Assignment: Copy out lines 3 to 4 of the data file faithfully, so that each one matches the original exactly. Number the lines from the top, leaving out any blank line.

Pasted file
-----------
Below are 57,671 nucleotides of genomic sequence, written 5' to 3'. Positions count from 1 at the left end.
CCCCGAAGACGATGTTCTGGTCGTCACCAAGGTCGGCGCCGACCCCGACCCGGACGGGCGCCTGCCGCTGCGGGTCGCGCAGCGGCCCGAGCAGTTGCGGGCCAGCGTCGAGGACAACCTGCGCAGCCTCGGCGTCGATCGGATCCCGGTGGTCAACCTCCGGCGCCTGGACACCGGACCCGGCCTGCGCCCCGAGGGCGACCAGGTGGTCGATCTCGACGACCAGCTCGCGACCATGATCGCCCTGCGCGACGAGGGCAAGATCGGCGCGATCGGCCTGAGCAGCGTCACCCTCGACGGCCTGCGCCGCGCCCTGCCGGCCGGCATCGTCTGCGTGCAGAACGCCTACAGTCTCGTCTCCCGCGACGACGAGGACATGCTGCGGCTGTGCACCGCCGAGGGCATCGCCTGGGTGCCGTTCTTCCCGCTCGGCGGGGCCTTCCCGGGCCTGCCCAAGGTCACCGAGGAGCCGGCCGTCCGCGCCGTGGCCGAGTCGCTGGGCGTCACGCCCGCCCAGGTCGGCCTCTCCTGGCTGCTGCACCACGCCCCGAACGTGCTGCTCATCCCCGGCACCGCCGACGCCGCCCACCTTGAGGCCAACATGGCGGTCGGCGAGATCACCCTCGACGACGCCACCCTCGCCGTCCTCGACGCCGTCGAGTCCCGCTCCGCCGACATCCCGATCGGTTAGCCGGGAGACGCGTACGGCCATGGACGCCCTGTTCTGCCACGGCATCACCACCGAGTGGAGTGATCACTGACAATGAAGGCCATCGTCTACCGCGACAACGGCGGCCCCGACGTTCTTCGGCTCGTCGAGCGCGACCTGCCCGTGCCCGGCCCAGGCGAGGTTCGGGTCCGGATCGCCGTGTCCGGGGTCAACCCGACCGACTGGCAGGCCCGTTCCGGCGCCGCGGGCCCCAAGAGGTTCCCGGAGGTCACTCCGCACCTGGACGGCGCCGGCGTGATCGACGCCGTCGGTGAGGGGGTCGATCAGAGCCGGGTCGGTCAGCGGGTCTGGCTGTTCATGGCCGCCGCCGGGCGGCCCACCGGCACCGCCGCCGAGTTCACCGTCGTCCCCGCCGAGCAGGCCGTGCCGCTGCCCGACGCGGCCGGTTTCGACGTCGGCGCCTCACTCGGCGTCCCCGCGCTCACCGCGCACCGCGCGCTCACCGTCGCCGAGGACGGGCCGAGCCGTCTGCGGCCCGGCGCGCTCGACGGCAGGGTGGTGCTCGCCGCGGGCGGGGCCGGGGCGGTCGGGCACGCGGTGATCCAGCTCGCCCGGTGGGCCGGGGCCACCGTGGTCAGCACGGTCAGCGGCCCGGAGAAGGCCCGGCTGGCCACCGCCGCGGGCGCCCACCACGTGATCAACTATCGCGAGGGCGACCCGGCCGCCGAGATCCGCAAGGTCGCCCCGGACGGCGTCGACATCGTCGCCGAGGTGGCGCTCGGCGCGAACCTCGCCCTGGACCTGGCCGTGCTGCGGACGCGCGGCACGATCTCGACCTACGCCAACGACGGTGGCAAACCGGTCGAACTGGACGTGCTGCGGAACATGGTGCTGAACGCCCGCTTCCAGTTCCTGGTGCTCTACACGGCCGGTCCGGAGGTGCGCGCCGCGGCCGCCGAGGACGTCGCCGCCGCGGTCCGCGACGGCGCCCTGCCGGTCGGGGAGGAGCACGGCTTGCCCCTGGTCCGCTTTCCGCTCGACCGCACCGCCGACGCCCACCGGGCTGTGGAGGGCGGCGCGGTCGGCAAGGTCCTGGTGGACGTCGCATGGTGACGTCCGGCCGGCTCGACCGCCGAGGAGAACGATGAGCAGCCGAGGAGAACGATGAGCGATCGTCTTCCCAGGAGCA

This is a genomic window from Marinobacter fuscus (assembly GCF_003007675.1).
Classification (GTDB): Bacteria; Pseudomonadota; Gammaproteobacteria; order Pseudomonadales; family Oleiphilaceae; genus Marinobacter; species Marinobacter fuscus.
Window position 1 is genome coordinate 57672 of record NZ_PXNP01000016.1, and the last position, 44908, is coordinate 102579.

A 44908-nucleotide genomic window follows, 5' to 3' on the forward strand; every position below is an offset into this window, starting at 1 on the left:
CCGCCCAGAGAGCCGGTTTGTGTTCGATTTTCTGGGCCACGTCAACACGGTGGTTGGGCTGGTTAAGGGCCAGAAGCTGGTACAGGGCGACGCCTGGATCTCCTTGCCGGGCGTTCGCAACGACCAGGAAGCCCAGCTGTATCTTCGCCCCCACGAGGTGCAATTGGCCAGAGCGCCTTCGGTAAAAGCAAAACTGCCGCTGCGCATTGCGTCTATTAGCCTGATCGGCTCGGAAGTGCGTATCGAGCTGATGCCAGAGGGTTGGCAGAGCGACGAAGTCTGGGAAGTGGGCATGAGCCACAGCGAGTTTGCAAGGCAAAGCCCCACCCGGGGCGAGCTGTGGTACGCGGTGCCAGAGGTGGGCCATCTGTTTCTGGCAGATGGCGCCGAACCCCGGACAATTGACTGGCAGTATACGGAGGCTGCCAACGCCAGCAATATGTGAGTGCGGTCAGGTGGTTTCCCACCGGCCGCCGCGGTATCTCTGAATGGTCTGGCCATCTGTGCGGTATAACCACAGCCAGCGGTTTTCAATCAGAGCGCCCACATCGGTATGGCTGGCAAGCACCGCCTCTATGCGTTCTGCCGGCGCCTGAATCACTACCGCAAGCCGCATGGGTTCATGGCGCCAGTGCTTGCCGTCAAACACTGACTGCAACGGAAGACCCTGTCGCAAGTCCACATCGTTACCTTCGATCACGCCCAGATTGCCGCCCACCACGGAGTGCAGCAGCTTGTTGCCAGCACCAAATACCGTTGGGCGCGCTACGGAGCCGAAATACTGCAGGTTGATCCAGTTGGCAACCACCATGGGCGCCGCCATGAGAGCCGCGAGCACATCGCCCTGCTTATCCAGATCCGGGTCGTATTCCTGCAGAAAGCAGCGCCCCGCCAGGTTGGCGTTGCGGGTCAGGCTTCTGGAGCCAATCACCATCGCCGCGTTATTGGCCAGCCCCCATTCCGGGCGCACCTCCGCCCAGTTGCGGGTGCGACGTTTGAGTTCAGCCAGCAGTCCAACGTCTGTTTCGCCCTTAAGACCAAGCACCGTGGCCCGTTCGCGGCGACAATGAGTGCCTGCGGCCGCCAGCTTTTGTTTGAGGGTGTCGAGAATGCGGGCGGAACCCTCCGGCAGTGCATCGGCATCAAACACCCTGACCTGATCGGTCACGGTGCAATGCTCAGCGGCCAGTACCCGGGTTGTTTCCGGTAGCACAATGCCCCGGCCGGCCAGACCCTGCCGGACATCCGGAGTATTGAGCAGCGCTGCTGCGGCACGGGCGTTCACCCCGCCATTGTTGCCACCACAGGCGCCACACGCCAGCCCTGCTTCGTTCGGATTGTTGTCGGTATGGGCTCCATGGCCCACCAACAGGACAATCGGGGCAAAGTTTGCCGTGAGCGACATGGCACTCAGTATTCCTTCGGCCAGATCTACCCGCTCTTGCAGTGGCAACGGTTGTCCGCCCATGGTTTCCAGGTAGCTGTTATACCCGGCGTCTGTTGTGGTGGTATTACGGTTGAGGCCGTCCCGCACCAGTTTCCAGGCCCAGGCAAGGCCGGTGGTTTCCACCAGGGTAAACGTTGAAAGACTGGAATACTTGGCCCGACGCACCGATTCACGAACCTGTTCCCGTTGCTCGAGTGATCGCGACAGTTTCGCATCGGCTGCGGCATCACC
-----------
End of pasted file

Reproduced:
This is a genomic window from Marinobacter fuscus (assembly GCF_003007675.1).
Classification (GTDB): Bacteria; Pseudomonadota; Gammaproteobacteria; order Pseudomonadales; family Oleiphilaceae; genus Marinobacter; species Marinobacter fuscus.